Company A’s pricing is in line with that of its peers in most categories, while company C has much higher prices, especially for bags.

scraping products from different websites to understand product mix

To do a pricing analysis:

  1. Build on the projects set up in part 1 of this tutorial and extract more information
  2. Scrape all of the products in each category - including the name and the price
  3. Get all of the products that have discounts and calculate the discount % directly in ParseHub
  4. Do a fast pricing analysis
  5. Visualize the median price per product category by website in Tableau

3. Understanding the Brand Exclusivity of a Company

How to assess the relative value proposition of a fashion retailer? For a multi-brand platform, the relative exclusivity of its products and brands on sale constitutes a key competitive differentiator. In that respect, Company A seems to score average in terms of value proposition. About half of its brands on sale are exclusive compared to the selected competitor set, yet other retailers offer up to 92% off exclusive brands. Depending on the characteristics of the market, whether price or value driven, the relative exclusivity of a brand/product range can be a strong predictor of future growth.

sscraping products from different websites to understand product mix mix

4. Understanding the Customer Sentiment of a Company

The web is full of customer comments and product reviews. This type of semi-structured data can especially be found in social networks such as Twitter and review platforms such as Yelp and Trustpilot, to name but a few. Harnessing such data can reveal some patterns about a retailers perceived strengths and weaknesses.

Customers are overtly positive about Company’s A delivery service, while product quality seems to demonstrate some concern (although the sample size is relatively low). This type of data would be especially interesting to look at historically in order to identify shifts in customer behavior (for instance, following a new pricing strategy, or a change in supplier / stock management).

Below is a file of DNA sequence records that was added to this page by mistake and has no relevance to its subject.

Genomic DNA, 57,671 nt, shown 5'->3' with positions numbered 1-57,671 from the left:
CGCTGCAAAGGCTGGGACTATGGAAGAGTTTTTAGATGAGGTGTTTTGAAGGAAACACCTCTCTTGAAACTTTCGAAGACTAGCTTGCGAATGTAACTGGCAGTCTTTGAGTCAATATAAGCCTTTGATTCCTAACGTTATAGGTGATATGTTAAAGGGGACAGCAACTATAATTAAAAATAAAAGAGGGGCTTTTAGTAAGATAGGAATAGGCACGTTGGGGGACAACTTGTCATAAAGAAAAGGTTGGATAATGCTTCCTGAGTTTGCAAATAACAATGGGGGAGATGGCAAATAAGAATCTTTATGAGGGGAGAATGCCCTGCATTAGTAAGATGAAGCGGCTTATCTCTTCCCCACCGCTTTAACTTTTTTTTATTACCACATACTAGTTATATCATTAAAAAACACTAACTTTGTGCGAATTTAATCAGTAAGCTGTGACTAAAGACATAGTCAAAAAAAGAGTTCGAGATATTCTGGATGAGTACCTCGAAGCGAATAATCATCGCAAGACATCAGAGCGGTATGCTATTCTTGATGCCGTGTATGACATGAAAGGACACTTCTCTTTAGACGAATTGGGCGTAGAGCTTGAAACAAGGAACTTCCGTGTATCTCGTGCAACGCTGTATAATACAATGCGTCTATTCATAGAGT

To do a company sentiment analysis:

  1. Build on the projects set up in step 1 and 2 of this tutorial to extract more data
  2. Get the star rating for each product
  3. Scrape the text data for all of the reviews
  4. Use a sentiment analysis open source framework or a tool available online to analyze all of the reviews.
  5. Use Tableau to visualize positive, negative and neutral reviews analysis for all of the eCommerce websites

scraping products from different websites to understand product mix

In light of data analytics tools currently available, the scope of improvement in the way commercial due diligence is run appears limitless.

Over the past years, these tools have become more widespread and a lot of progress has been made to facilitate their use. However, it is vital to remain focused on the project goals when dealing with vast amounts of data. Data driven research too often fails to address the most salient business issues. More care must be made when prioritizing the analysis on the most relevant aspects of a business, while also highlighting the limitations of the data at hand. Yet, we are still at the commencement of a broader transformation in which big data will inform ever more strategic business decisions.

Original copy edited by Angelina Fomina.